WASHINGTON (AP) — Donald Trump is talking about polls again.
The Republican presidential nominee had recently avoided the subject, given that many preference polls showed him in a close race with Hillary Clinton.
But on Monday, Trump cited polls following the Republican National Convention that show "the biggest bounce that anyone can remember."
Yet while all preference polls taken months before the November vote should come with a grain of salt, those published around the conventions are often especially volatile. They require a shaker.
And, by the way, those national polls don't reflect the way America chooses its president. The White House isn't decided by a popular vote, but in state-by-state votes that make up the Electoral College.
Here's a deeper look at post-convention polls:
There have been two major polls conducted since the convention, a four-day gathering in Cleveland that ended with Trump's acceptance speech Thursday.
The first was conducted Friday through Sunday and found Trump and Clinton in a near-tie. That matched other surveys conducted ahead of the convention that showed the candidates in a tight race.
In his remarks Monday in Virginia, Trump was likely referring to another poll conducted over the same three-day period that showed him up a few points on Clinton, but still within the survey's margin of error.
THE BIGGEST BOUNCE?
Polling bumps are often the result of intense media coverage of conventions, when voters hear directly from the candidates and their closest allies with very little competition.
Even when there are missteps, such as Melania Trump's issues with plagiarism last week, voters generally respond well to the weeklong speaking lineup that's designed to paint candidates in a positive light, disparage rivals and energize the party's most passionate voters.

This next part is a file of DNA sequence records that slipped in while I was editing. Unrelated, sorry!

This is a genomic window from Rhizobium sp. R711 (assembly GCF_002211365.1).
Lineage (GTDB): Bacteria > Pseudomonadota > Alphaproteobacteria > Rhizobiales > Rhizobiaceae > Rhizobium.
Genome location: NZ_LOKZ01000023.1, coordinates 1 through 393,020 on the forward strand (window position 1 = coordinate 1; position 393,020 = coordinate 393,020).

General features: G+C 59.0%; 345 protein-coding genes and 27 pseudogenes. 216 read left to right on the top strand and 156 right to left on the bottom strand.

Mitt Romney saw very little bump after his convention four years ago, but he was the exception. Since 1996, Republican presidential candidates saw polling increases of between 1.5 and 6.5 points on average, according to an analysis by Tom Holbrook, a political scientist at the University of Wisconsin-Milwaukee.
A BOUNCE FOR CLINTON?
Al Gore's bump in 2000 was more than 7 points, but such a spike isn't guaranteed. President Barack Obama's numbers jumped less than 2 points after the last two conventions, according to Holbrook's analysis. Just like Romney four years ago, John Kerry's numbers were virtually flat after his 2004 convention.
An abundance of historical evidence, however, suggests that Clinton is likely to see a bump by this time next week that could negate Trump's appearance of momentum.
HOW MUCH SHOULD YOU READ INTO POLLING RIGHT NOW?
Polls conducted during and just after conventions are particularly subject to change. There's no way of predicting whether a bounce will last after the post-convention glow wears off.
A large bump doesn't necessarily translate into victory, either. Gore ended up losing despite his 7-point bump in 2000. Obama's bump was smaller than John McCain's in 2008, yet Obama won.
Horse race polls are snapshots that can, and often do, change before Election Day. That's especially true this year, when both conventions are being held about a month earlier than usual.
It's also important to remember that presidential elections are not decided by a national popular vote. They are decided by the Electoral College system, essentially a series of simultaneous state-by-state votes.
That gives most of the influence to a handful of swing states, such as Ohio and Pennsylvania — which, not coincidentally, are the sites of the Republican and Democratic national conventions.
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